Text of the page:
We can learn from Bhutan, oh, yes!

Some economists need a primer


I have just finished a book The Rational Optimist by the international best seller Matt Ridley. He was interviewed briefly by Mark Colvin on Radio “Notional” in May. At the time, it came as a shock to see such optimism about the environment and human progress overcoming problems like climate change being promoted by the ABC.

Ridley’s book is really an ideal primer for the economically illiterate. Just last Wednesday in The Australian there was a curious piece by Jeffrey D. Sachs, Professor of Economics and Director of the Earth Institute at Columbia University, about how successful Bhutan had been in the happiness stakes. Of Bhutan, he sees a “Himalayan kingdom of unmatched natural beauty, cultural richness, and inspiring self-reflection”. He seems to have a collection of the rose tinted glasses that Ridley talks about in The Rational Optimist, where so many of the rich from West are “in love with mud” and can only see good things in their visits to third world squalor and poverty, complete with smiling peasants. Sachs goes so far as to suggest that “the kingdom’s thoughtful attitude towards development should inspire the West”. It sounds somewhat like the advice that some of our home grown intellectuals gave to us about Hugo Chavez in Venezuela.

Dr Oliver Marc Hartwich, a Research Fellow at The Centre for Independent Studies is less convinced about this sort of “Happy Natives” nonsense. He gives us a reality check:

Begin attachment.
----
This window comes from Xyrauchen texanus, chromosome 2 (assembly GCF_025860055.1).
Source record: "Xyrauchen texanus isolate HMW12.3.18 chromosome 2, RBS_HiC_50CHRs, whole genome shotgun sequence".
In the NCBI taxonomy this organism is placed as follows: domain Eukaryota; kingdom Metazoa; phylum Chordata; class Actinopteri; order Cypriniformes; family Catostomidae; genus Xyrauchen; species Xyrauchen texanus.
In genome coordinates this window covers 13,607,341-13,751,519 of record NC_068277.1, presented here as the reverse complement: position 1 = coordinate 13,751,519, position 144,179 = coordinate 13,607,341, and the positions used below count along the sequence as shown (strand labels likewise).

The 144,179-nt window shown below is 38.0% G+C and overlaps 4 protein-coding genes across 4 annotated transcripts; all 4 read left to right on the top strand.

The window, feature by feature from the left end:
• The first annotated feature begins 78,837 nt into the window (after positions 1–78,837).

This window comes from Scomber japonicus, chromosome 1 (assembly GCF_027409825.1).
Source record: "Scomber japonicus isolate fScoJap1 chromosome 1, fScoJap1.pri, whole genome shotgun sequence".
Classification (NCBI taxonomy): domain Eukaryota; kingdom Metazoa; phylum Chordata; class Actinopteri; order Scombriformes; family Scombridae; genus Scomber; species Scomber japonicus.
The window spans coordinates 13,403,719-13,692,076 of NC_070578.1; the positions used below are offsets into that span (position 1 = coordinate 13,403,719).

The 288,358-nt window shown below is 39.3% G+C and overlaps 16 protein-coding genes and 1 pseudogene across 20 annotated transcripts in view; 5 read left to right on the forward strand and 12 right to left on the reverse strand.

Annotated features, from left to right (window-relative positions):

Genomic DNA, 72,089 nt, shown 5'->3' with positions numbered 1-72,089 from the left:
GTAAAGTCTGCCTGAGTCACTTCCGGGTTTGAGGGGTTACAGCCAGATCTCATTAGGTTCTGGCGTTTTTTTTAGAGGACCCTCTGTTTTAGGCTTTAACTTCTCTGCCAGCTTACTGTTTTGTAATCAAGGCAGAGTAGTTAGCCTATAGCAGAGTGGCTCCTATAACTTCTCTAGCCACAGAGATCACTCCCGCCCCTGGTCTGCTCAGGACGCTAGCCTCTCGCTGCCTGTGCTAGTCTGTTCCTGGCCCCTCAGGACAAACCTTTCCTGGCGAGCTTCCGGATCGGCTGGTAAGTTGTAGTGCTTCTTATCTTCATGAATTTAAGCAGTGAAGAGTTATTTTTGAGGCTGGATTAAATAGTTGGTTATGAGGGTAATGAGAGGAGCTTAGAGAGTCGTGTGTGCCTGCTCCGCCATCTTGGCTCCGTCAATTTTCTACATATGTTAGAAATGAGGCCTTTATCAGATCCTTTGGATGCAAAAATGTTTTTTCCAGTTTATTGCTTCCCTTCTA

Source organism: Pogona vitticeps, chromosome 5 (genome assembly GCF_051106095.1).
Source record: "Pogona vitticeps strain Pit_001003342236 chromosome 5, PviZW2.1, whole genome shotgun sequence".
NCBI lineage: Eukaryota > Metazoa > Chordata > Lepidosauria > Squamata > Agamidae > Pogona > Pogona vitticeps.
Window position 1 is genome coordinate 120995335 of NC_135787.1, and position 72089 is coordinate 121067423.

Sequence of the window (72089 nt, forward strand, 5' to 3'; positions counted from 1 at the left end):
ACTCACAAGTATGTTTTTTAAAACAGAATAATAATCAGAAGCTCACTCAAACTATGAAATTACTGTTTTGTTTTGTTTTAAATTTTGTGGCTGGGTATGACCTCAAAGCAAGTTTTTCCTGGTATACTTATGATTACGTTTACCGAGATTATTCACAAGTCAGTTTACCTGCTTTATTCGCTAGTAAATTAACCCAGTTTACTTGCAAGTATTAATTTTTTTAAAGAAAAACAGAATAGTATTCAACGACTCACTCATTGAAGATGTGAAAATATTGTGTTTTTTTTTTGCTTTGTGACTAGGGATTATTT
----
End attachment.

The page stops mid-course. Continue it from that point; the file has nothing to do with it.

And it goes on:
Perhaps the Bhutanese are not so happy after all because they are poor. According to the country’s National Statistics Office, 23.2% of the total population are living below the poverty line of Nu 1,096 (approximately $25) a month.

Or maybe they are unhappy about their press freedom, which was ranked as one of the worst in the world in the 2009 ‘Freedom of the Press’ survey. That is, of course, only relevant insofar as they can read because Bhutanese literacy is below the South and West Asian average.

It is well worth reading.

To better understand Professor Sach’s bent, it is important to note that he is also Special Adviser to the United Nations Secretary-General on the Millennium Development Goals.

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2 Responses to “We can learn from Bhutan, oh, yes!”

  1. Frank S. Robinson Says:

    Some people in the rich West believe that money has nothing to do with happiness, since they have plenty of money and don’t think they’re terribly happy. They might ponder how happy they’d be if they actually had to endure the deprivation of the average Bhutanese.
    (My own book, The Case for Rational Optimism (Transaction, Rutgers University, 2009), does make many points and arguments similar to Ridley’s, but is far broader in scope, covering not only such topics as the economy, war and peace, technology, democracy, etc., but also the evolutionary background and the philosophical and psychological issues involved with optimism versus pessimism. See http://www.fsrcoin.com/k.htm)

  2. Donald Says:

    Less than 20 years ago, about one sixth of the entire population didn’t find Bhutan a very happy place to inhabit. Now, having escaped cultural persection, they are in refugee camps in eastern Nepal. Hardly happy campers.

    Perhaps that is the kingdom’s “thoughtful attitude towards development”.

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